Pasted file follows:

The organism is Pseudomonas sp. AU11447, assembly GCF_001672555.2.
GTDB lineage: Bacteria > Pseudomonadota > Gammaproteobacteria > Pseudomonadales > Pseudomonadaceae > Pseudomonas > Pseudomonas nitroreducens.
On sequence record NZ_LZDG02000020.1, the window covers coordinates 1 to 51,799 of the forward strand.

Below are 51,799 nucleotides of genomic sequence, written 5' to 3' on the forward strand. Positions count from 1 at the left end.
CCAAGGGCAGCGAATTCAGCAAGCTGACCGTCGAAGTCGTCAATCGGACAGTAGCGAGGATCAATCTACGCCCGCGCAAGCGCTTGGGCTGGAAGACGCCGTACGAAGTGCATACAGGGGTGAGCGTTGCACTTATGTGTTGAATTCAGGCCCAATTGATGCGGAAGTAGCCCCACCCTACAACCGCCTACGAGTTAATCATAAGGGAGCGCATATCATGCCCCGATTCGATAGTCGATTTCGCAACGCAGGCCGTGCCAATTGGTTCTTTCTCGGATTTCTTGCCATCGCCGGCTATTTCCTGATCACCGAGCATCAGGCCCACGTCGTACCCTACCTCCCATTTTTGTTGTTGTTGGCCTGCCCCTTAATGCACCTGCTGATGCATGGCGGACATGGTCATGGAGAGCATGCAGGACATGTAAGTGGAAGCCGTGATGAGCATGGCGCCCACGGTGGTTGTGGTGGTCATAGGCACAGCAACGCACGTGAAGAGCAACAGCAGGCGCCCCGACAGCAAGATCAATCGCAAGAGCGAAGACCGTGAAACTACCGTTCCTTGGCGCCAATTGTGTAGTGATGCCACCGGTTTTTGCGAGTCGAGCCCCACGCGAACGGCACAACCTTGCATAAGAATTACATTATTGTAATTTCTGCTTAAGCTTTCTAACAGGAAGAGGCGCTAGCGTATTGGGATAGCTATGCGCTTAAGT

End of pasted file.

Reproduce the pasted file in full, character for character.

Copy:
The organism is Pseudomonas sp. AU11447, assembly GCF_001672555.2.
GTDB lineage: Bacteria > Pseudomonadota > Gammaproteobacteria > Pseudomonadales > Pseudomonadaceae > Pseudomonas > Pseudomonas nitroreducens.
On sequence record NZ_LZDG02000020.1, the window covers coordinates 1 to 51,799 of the forward strand.

Below are 51,799 nucleotides of genomic sequence, written 5' to 3' on the forward strand. Positions count from 1 at the left end.
CCAAGGGCAGCGAATTCAGCAAGCTGACCGTCGAAGTCGTCAATCGGACAGTAGCGAGGATCAATCTACGCCCGCGCAAGCGCTTGGGCTGGAAGACGCCGTACGAAGTGCATACAGGGGTGAGCGTTGCACTTATGTGTTGAATTCAGGCCCAATTGATGCGGAAGTAGCCCCACCCTACAACCGCCTACGAGTTAATCATAAGGGAGCGCATATCATGCCCCGATTCGATAGTCGATTTCGCAACGCAGGCCGTGCCAATTGGTTCTTTCTCGGATTTCTTGCCATCGCCGGCTATTTCCTGATCACCGAGCATCAGGCCCACGTCGTACCCTACCTCCCATTTTTGTTGTTGTTGGCCTGCCCCTTAATGCACCTGCTGATGCATGGCGGACATGGTCATGGAGAGCATGCAGGACATGTAAGTGGAAGCCGTGATGAGCATGGCGCCCACGGTGGTTGTGGTGGTCATAGGCACAGCAACGCACGTGAAGAGCAACAGCAGGCGCCCCGACAGCAAGATCAATCGCAAGAGCGAAGACCGTGAAACTACCGTTCCTTGGCGCCAATTGTGTAGTGATGCCACCGGTTTTTGCGAGTCGAGCCCCACGCGAACGGCACAACCTTGCATAAGAATTACATTATTGTAATTTCTGCTTAAGCTTTCTAACAGGAAGAGGCGCTAGCGTATTGGGATAGCTATGCGCTTAAGT